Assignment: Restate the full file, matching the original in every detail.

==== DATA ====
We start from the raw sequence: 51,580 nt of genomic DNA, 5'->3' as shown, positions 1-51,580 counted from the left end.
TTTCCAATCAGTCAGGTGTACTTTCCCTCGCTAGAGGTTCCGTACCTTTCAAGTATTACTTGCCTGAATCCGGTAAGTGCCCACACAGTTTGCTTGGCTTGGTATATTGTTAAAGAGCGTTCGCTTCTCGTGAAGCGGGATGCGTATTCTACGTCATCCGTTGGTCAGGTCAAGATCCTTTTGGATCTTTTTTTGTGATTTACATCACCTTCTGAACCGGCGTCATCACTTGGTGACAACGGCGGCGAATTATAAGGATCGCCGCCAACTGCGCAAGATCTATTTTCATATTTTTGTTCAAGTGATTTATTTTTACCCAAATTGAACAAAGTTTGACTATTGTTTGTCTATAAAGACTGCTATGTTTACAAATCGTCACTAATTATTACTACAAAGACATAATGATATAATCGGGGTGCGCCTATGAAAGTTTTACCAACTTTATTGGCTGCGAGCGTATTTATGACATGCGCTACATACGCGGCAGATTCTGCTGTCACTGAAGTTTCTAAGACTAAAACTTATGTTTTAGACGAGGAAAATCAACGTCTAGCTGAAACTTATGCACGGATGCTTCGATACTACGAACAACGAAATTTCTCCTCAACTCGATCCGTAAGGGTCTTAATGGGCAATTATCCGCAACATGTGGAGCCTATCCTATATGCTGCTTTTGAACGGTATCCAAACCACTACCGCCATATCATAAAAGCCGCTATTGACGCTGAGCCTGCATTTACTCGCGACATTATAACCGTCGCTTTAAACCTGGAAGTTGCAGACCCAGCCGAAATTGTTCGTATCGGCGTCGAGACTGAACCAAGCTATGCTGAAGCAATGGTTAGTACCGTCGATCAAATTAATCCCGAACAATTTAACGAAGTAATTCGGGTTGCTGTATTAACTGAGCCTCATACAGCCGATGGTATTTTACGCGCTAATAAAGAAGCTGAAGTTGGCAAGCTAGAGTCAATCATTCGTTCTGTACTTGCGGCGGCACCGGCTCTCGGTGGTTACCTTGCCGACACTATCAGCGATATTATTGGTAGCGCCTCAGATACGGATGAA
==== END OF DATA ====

We start from the raw sequence: 51,580 nt of genomic DNA, 5'->3' as shown, positions 1-51,580 counted from the left end.
TTTCCAATCAGTCAGGTGTACTTTCCCTCGCTAGAGGTTCCGTACCTTTCAAGTATTACTTGCCTGAATCCGGTAAGTGCCCACACAGTTTGCTTGGCTTGGTATATTGTTAAAGAGCGTTCGCTTCTCGTGAAGCGGGATGCGTATTCTACGTCATCCGTTGGTCAGGTCAAGATCCTTTTGGATCTTTTTTTGTGATTTACATCACCTTCTGAACCGGCGTCATCACTTGGTGACAACGGCGGCGAATTATAAGGATCGCCGCCAACTGCGCAAGATCTATTTTCATATTTTTGTTCAAGTGATTTATTTTTACCCAAATTGAACAAAGTTTGACTATTGTTTGTCTATAAAGACTGCTATGTTTACAAATCGTCACTAATTATTACTACAAAGACATAATGATATAATCGGGGTGCGCCTATGAAAGTTTTACCAACTTTATTGGCTGCGAGCGTATTTATGACATGCGCTACATACGCGGCAGATTCTGCTGTCACTGAAGTTTCTAAGACTAAAACTTATGTTTTAGACGAGGAAAATCAACGTCTAGCTGAAACTTATGCACGGATGCTTCGATACTACGAACAACGAAATTTCTCCTCAACTCGATCCGTAAGGGTCTTAATGGGCAATTATCCGCAACATGTGGAGCCTATCCTATATGCTGCTTTTGAACGGTATCCAAACCACTACCGCCATATCATAAAAGCCGCTATTGACGCTGAGCCTGCATTTACTCGCGACATTATAACCGTCGCTTTAAACCTGGAAGTTGCAGACCCAGCCGAAATTGTTCGTATCGGCGTCGAGACTGAACCAAGCTATGCTGAAGCAATGGTTAGTACCGTCGATCAAATTAATCCCGAACAATTTAACGAAGTAATTCGGGTTGCTGTATTAACTGAGCCTCATACAGCCGATGGTATTTTACGCGCTAATAAAGAAGCTGAAGTTGGCAAGCTAGAGTCAATCATTCGTTCTGTACTTGCGGCGGCACCGGCTCTCGGTGGTTACCTTGCCGACACTATCAGCGATATTATTGGTAGCGCCTCAGATACGGATGAA